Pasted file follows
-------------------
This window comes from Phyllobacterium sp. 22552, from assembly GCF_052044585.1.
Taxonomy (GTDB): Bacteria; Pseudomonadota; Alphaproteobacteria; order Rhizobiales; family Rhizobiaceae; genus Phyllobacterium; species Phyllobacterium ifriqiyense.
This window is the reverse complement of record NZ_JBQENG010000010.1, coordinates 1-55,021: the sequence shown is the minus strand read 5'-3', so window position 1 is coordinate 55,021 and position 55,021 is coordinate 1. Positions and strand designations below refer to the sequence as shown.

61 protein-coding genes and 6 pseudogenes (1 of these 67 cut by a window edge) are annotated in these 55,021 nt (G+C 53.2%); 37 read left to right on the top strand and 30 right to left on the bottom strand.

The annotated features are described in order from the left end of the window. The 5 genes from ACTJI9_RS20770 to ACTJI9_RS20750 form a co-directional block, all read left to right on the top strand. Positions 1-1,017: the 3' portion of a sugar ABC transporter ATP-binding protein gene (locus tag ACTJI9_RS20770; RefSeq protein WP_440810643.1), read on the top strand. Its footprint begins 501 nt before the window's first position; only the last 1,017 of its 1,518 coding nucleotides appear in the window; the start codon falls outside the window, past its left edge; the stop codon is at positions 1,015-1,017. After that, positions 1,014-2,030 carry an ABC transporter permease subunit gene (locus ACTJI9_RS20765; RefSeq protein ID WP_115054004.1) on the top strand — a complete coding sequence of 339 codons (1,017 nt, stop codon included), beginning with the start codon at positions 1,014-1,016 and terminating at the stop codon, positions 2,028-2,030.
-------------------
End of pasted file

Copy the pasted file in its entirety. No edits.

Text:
This window comes from Phyllobacterium sp. 22552, from assembly GCF_052044585.1.
Taxonomy (GTDB): Bacteria; Pseudomonadota; Alphaproteobacteria; order Rhizobiales; family Rhizobiaceae; genus Phyllobacterium; species Phyllobacterium ifriqiyense.
This window is the reverse complement of record NZ_JBQENG010000010.1, coordinates 1-55,021: the sequence shown is the minus strand read 5'-3', so window position 1 is coordinate 55,021 and position 55,021 is coordinate 1. Positions and strand designations below refer to the sequence as shown.

61 protein-coding genes and 6 pseudogenes (1 of these 67 cut by a window edge) are annotated in these 55,021 nt (G+C 53.2%); 37 read left to right on the top strand and 30 right to left on the bottom strand.

The annotated features are described in order from the left end of the window. The 5 genes from ACTJI9_RS20770 to ACTJI9_RS20750 form a co-directional block, all read left to right on the top strand. Positions 1-1,017: the 3' portion of a sugar ABC transporter ATP-binding protein gene (locus tag ACTJI9_RS20770; RefSeq protein WP_440810643.1), read on the top strand. Its footprint begins 501 nt before the window's first position; only the last 1,017 of its 1,518 coding nucleotides appear in the window; the start codon falls outside the window, past its left edge; the stop codon is at positions 1,015-1,017. After that, positions 1,014-2,030 carry an ABC transporter permease subunit gene (locus ACTJI9_RS20765; RefSeq protein ID WP_115054004.1) on the top strand — a complete coding sequence of 339 codons (1,017 nt, stop codon included), beginning with the start codon at positions 1,014-1,016 and terminating at the stop codon, positions 2,028-2,030.